Once upon a time, God invented entropy so that stuff would break. This is because God is a tinkerer at heart, which is why we have such evolutionary experiments as the armadillo and the cargo short. But because of entropy, God set in motion a process that led to decay, broken eggs, cracked iPhone screens, the eventual heat death of the universe, and then more cracked iPhone screens after that.
Made in God’s image, we mortals are also tinkerers at heart. This has served us well enough. We break stuff, we fix stuff. But did you know that in the last few years, certain product manufacturers have tried to restrict this very human and very holy imperative? Such that manufacturers now enjoy near-total control over when and how things are repaired — and thence, when replacement things are bought.
This sermon is predicated on the news that Apple will finally allow owners of iPhones or Mac products to fix them themselves if (when) they break. In the greater US conversations about various kinds of “freedom,” the “right to repair” may seem minor, but it is a significant power shift: toward consumers and away from corporations, toward true ownership and away from a weird twilit reality in which we only appear to own stuff, only to eventually understand that our ownership is actually ghostly and intangible. Indeed: We have stuff; we don’t own stuff.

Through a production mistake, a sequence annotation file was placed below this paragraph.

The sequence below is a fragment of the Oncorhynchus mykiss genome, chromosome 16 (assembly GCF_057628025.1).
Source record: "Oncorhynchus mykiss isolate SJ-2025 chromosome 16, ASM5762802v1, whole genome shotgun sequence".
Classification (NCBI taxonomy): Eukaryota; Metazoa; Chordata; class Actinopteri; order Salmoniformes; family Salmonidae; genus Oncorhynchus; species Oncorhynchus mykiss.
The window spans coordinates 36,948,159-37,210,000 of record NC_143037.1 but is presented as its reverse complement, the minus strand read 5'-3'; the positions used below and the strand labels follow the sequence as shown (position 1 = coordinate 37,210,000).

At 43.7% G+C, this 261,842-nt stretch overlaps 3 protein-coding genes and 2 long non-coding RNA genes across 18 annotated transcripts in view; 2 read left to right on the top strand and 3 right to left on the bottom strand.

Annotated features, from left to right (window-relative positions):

And God Gave Us the Right to Repair
Let me back up. Apple’s announcement is a major win for what’s called the Right to Repair movement, a DIY philosophy about what we should be able to do with the things we own — and, therefore, an ethos about what “ownership” really means.
Right to Repair advocates have struggled for years against a particular kind of corporate encroachment: ubiquitous products that are inaccessible (at least legally) for one reason or another. These restrictive terms of service take all kinds of forms, including:
- John Deere banning farmers from fixing their own tractors;
- Canon USA remotely disabling its printers if the contraption runs out of ink;
- Keurig not selling replacement parts for their coffeemakers, such that not only the little K-Cups are super wasteful, but so are the machines;